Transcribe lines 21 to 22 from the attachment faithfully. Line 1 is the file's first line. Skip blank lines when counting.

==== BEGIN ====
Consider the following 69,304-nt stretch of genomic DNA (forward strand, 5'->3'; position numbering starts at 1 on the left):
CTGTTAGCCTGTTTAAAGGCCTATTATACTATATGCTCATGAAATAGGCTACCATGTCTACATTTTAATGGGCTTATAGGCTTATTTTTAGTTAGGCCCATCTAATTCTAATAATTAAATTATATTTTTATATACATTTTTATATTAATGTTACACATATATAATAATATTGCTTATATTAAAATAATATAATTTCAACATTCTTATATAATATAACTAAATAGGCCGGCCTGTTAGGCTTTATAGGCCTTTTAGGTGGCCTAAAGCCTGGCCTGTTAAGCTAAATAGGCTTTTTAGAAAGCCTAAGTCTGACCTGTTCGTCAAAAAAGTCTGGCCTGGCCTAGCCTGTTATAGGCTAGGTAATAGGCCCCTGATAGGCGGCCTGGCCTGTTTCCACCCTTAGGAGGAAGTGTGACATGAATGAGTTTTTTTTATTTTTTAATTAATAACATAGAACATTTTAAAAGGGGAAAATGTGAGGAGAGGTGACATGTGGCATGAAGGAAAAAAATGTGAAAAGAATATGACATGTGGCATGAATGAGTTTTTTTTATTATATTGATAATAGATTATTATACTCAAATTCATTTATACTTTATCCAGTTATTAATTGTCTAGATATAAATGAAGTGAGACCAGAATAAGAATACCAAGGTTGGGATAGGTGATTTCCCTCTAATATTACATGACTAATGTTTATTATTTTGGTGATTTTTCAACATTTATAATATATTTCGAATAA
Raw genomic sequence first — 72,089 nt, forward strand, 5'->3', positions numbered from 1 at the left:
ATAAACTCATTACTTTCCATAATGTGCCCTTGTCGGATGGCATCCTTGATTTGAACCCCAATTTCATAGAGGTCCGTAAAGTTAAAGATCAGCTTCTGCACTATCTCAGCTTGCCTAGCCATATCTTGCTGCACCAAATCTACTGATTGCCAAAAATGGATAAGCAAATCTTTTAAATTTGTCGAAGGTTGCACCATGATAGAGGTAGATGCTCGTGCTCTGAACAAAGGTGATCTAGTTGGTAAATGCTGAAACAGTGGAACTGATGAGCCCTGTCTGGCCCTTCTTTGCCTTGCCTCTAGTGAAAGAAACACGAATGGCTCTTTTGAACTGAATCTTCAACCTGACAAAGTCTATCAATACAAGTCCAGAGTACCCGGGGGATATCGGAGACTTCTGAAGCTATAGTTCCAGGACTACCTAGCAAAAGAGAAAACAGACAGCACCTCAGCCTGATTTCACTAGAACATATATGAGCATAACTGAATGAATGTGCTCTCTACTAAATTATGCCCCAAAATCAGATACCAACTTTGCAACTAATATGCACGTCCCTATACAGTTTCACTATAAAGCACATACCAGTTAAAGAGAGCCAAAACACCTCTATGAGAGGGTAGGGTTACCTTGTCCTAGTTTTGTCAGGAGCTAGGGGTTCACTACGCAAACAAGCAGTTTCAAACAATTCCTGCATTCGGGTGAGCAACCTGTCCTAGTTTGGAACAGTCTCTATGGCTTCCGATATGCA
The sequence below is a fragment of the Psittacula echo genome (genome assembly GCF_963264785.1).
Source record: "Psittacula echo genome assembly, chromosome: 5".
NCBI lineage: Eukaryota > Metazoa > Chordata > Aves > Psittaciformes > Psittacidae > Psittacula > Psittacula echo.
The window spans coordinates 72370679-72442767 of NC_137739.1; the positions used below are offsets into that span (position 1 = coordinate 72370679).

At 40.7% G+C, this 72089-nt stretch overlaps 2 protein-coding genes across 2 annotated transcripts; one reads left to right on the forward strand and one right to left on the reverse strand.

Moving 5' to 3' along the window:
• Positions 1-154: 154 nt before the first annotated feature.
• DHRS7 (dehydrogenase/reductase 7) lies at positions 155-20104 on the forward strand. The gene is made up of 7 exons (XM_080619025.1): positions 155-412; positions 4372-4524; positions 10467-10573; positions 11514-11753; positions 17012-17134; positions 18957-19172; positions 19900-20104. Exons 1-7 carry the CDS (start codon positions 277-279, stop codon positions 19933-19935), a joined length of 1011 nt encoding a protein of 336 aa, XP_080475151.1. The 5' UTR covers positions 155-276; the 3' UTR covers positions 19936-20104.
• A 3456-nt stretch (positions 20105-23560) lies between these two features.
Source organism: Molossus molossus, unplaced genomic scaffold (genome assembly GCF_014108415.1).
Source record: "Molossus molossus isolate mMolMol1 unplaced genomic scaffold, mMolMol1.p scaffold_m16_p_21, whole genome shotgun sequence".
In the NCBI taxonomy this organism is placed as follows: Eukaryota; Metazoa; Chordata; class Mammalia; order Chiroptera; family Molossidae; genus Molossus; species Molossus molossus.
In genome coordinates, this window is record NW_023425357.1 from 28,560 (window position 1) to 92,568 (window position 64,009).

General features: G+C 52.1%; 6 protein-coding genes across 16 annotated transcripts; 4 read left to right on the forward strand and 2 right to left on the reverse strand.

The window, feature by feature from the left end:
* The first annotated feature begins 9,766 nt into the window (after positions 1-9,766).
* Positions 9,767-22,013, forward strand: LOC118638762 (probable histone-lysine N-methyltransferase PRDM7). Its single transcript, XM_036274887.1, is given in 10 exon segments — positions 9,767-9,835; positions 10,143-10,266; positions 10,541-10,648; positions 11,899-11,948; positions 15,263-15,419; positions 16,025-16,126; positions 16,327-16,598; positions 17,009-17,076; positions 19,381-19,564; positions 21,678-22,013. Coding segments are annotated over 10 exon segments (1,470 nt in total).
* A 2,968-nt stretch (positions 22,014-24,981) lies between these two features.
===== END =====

* Positions 9,767-22,013, forward strand: LOC118638762 (probable histone-lysine N-methyltransferase PRDM7). Its single transcript, XM_036274887.1, is given in 10 exon segments — positions 9,767-9,835; positions 10,143-10,266; positions 10,541-10,648; positions 11,899-11,948; positions 15,263-15,419; positions 16,025-16,126; positions 16,327-16,598; positions 17,009-17,076; positions 19,381-19,564; positions 21,678-22,013. Coding segments are annotated over 10 exon segments (1,470 nt in total).
* A 2,968-nt stretch (positions 22,014-24,981) lies between these two features.